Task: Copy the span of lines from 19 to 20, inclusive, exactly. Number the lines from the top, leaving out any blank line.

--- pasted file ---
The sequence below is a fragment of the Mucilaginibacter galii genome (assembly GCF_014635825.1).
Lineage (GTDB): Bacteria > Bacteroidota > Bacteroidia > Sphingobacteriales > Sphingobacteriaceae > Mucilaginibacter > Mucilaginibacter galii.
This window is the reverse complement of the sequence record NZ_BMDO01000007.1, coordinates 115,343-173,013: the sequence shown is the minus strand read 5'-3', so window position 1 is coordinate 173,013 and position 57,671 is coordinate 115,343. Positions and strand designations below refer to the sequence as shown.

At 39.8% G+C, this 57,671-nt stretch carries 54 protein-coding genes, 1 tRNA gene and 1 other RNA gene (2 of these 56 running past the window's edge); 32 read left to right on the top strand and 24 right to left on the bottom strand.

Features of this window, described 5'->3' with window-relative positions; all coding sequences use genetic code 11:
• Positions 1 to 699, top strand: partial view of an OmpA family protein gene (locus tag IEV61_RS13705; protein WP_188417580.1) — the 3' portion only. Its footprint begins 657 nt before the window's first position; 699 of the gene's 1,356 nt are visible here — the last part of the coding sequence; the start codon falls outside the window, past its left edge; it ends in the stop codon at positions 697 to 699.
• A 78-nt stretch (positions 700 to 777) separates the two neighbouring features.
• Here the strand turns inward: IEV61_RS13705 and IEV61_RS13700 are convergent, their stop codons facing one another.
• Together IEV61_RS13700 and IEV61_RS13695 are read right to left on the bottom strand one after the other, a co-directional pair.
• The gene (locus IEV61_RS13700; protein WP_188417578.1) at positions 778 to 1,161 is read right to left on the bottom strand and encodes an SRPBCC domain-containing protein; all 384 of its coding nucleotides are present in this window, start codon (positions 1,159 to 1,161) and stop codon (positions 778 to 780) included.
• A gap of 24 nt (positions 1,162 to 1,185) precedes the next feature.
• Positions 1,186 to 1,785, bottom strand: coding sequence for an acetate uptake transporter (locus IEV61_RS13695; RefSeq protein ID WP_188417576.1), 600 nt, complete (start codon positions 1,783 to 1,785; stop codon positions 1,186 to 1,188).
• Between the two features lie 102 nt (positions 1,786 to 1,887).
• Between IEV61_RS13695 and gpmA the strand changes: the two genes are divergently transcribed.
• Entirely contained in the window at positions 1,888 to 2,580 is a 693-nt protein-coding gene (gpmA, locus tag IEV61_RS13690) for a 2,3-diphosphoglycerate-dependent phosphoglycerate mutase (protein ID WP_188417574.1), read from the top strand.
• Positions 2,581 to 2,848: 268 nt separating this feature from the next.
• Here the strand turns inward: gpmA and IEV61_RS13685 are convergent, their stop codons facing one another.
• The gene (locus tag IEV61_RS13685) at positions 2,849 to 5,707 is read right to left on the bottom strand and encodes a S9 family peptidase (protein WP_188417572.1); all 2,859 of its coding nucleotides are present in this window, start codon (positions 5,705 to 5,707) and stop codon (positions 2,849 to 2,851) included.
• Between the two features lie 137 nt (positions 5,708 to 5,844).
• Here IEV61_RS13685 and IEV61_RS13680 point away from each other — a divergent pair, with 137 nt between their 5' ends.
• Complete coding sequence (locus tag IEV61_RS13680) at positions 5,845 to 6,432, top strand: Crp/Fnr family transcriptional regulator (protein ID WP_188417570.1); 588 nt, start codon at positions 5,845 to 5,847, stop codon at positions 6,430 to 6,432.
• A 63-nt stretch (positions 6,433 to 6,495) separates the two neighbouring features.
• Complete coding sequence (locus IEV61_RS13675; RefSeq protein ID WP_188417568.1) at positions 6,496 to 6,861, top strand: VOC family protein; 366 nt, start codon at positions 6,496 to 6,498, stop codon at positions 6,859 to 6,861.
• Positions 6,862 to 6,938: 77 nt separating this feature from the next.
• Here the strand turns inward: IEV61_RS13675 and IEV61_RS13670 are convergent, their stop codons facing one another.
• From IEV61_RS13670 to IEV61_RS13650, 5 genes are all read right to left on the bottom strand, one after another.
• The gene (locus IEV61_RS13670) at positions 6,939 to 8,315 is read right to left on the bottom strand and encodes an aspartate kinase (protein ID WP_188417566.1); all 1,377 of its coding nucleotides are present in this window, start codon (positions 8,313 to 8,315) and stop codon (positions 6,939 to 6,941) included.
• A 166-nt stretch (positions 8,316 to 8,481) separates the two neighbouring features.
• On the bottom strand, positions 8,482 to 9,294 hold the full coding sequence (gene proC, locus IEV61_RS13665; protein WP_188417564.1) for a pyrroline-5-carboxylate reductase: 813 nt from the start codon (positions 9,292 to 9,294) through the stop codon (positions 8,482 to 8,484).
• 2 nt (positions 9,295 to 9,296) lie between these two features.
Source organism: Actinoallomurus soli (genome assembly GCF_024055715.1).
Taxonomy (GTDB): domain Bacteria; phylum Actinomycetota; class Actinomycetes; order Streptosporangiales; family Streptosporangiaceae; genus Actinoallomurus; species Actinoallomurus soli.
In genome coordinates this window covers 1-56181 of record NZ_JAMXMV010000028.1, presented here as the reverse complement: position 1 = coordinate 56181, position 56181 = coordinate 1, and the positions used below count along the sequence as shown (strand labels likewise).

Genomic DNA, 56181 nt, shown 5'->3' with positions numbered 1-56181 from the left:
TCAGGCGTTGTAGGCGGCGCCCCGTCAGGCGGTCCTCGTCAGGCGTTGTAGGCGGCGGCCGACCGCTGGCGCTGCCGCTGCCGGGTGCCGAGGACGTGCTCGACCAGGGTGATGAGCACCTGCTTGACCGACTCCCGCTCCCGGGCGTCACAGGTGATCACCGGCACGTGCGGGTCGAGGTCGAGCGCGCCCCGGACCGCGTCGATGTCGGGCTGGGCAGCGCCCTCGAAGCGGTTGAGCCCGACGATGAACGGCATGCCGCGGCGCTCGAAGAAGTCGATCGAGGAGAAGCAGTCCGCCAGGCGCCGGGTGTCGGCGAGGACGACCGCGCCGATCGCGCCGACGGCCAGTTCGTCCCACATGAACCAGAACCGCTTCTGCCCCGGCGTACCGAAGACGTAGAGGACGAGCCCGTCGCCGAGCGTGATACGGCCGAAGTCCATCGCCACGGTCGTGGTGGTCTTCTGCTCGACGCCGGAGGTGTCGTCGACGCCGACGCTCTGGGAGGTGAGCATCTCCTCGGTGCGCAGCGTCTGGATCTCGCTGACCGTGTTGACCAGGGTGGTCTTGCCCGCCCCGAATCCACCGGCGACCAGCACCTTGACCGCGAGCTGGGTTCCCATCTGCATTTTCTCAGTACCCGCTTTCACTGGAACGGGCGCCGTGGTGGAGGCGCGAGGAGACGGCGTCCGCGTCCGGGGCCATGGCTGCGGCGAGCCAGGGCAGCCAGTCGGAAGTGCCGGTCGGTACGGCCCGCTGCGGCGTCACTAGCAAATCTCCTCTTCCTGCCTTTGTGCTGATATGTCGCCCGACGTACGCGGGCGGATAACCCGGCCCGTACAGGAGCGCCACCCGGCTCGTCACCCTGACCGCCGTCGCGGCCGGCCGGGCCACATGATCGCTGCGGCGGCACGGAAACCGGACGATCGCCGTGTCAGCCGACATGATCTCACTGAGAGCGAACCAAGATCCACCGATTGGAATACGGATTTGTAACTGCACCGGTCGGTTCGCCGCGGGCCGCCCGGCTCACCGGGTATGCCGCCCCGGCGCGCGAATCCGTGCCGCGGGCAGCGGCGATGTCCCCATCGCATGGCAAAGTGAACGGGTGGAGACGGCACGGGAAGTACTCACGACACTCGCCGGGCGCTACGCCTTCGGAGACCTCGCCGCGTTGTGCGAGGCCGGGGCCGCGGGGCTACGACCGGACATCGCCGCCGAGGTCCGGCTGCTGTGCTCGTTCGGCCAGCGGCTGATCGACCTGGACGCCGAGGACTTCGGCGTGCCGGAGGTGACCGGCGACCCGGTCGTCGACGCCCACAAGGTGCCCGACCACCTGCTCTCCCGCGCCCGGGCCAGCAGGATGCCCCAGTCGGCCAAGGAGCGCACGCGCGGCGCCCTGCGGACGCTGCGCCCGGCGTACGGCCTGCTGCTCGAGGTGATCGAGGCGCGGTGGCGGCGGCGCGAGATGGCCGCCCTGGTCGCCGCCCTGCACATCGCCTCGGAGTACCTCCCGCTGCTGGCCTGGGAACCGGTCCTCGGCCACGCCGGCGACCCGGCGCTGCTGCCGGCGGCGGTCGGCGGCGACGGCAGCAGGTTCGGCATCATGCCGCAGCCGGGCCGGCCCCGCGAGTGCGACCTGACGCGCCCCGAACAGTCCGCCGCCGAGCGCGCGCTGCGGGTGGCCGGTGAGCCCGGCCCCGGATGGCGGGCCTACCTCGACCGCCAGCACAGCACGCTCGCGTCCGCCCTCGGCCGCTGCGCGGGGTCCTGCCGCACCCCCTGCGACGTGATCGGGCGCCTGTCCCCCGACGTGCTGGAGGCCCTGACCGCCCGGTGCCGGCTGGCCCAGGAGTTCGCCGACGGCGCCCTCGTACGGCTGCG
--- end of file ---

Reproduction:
• Between the two features lie 137 nt (positions 5,708 to 5,844).
• Here IEV61_RS13685 and IEV61_RS13680 point away from each other — a divergent pair, with 137 nt between their 5' ends.